I am, as I have probably said before, not a fan of old books. By this I don’t mean wonderfully musty books you’ve had for ages, or those passed down in generations, I simply mean literature that is anything less than modern. I don’t really like the language and although the idea of ‘classics’ is appealing, the few I’ve struggled through I’ve found are just too boring.
Anyway, I do dislike the thought of missing out on all these books so many people admire. So I tried Persuasion. The fact that a major reason in me choosing this book was that it was a character from a film I like’s favourite book is neither here nor there.
It was better than I expected, which was a nice surprise. I still don’t like the style of writing, with sentences that go on forever with a minimum of ten clauses. It’s difficult and unnecessary and puts people, me included, off.
But after a slow start of trying to get into it, I found the characters interesting and the whole system of norms and pleasantries and politeness of good society made for a good story. Would I read it again? Probably not. But I may be more inclined to read something else by Jane Austen if it ever comes across my path readily. Perhaps it is an acquired taste that takes more than one experience to cement.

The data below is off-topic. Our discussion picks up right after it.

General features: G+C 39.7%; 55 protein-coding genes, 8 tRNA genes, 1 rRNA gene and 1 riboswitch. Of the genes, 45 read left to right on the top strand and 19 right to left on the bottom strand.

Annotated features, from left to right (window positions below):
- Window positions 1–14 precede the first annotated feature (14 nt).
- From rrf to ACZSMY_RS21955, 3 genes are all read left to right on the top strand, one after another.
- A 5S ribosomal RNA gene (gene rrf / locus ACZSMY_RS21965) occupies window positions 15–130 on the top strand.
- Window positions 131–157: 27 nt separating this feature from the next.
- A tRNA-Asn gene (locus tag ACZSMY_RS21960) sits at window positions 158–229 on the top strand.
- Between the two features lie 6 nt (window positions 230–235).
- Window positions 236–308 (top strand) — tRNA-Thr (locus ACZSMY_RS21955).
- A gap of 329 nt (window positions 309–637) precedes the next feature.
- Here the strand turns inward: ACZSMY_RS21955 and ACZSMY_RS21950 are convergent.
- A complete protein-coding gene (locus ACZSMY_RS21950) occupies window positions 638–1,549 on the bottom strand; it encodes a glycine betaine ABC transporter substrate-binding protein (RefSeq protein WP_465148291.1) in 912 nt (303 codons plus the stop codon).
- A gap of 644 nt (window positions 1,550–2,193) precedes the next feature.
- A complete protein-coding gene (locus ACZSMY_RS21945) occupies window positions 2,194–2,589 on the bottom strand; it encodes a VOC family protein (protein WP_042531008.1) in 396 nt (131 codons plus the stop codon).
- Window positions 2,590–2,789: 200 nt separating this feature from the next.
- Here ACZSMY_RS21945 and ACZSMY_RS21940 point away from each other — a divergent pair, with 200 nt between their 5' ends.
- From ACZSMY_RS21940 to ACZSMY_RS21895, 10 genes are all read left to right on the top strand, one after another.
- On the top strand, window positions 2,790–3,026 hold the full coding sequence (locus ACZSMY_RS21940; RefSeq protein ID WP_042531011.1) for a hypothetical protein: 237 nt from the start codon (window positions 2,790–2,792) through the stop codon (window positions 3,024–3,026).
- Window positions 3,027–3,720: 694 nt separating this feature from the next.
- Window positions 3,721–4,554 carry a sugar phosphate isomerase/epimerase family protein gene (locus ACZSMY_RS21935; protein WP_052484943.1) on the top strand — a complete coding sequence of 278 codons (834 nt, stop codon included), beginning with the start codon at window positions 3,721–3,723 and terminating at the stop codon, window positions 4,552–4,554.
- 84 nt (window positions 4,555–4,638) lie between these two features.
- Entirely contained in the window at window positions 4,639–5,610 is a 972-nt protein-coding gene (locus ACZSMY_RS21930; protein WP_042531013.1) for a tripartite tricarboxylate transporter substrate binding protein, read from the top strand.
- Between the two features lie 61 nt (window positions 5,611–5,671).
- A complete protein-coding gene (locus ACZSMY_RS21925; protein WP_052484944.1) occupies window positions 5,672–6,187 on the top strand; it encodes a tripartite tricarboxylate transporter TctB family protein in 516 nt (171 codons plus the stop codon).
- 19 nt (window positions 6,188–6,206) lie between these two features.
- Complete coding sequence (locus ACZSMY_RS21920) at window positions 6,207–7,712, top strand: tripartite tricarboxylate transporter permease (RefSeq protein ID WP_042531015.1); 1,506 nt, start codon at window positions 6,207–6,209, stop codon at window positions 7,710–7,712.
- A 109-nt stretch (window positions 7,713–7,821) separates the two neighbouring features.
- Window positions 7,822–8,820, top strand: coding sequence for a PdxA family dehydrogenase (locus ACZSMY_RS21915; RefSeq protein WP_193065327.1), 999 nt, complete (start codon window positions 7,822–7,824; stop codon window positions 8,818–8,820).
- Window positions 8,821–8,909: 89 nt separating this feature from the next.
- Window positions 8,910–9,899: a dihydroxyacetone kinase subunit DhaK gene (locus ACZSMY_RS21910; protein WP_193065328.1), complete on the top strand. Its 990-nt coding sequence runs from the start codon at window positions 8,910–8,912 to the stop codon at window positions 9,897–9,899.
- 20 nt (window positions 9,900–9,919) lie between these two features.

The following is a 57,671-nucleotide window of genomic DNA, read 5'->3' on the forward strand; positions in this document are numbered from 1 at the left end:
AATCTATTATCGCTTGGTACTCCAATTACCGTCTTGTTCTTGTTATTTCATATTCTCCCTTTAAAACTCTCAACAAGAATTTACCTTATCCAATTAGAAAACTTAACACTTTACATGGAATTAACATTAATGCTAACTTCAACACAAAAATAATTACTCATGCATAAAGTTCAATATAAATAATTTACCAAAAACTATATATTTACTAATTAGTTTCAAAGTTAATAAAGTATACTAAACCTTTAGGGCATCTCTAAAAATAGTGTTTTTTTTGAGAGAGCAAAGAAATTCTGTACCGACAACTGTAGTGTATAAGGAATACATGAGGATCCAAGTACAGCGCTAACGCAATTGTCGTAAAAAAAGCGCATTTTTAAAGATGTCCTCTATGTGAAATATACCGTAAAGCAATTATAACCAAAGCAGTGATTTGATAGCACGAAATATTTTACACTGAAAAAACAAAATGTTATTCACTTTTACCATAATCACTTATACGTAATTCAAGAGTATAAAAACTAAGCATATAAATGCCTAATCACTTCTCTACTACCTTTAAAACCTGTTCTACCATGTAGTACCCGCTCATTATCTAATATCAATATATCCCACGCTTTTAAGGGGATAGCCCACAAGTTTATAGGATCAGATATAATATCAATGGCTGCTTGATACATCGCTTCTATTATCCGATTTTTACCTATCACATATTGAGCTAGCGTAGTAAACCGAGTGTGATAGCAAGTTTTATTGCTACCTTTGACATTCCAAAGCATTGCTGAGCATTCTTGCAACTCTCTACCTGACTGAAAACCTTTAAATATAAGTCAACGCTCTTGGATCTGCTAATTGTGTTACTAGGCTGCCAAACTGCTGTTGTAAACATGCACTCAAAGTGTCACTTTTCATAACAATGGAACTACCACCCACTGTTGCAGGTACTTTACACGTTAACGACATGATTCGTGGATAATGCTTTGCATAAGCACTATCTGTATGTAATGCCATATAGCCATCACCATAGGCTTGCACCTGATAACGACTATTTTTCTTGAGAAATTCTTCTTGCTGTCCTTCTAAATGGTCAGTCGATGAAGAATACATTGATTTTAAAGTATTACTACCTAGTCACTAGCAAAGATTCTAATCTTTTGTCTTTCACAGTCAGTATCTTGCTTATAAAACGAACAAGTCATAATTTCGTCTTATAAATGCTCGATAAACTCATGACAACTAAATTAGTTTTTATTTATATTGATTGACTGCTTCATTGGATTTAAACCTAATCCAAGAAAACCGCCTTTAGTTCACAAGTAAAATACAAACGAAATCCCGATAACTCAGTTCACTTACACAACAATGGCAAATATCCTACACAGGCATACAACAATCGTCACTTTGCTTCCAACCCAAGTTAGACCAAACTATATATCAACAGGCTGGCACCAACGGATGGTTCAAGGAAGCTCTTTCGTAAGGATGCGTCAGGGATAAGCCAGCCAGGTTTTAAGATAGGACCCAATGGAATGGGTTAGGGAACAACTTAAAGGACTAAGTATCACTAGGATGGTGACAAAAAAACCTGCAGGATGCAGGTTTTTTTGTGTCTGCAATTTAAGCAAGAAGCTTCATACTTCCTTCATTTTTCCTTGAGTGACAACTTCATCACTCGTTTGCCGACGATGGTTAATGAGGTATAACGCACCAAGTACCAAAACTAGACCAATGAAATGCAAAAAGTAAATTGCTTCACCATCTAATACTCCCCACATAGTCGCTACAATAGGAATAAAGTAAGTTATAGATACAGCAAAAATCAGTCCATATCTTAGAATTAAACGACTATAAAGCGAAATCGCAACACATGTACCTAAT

I got this through a book exchange – one of the best inventions ever! Unfortunately I didn’t have a book with me to swap, but I gave a donation instead and took this book, one I’d been meaning to read for a while. It took me so long because even though I trust my friend’s recommendations, personal (albeit irrational) prejudices can be difficult to overcome. In this case, it was the title. I knew (or thought I did) that the book wasn’t actually about tractors. But still, everytime I thought about finding the book, a little voice inside would complain ‘But I don’t like tractors! It will be boring!’ So this fortunate set of circumstances that led me to the book exchange meant I gave it a chance.
And I am glad I did! It was a great book, very easy to read and the quirky broken English actually made the book more enjoyable, despite structural changes like this usually resulting in off-putting, or distracting language. It was also very interesting to see the difference this made to the atmosphere of the book, and how while every sentence is easily intelligible, the sense it gives to the story is fascinating.
I also liked it because it has a lot of crazy characters in it, crazy in the best kind of way, that reflects human irrationality. The book also shows how extreme circumstances can change our values and beliefs far more easily than we would have predicted.
It is also a very funny look at one ‘dysfunctional’ family and how strong those bonds of love are, regardless of how little we like particular members, or their habits. Again this reflects the paradox of holding contrasting attitudes to the same object simultaneously.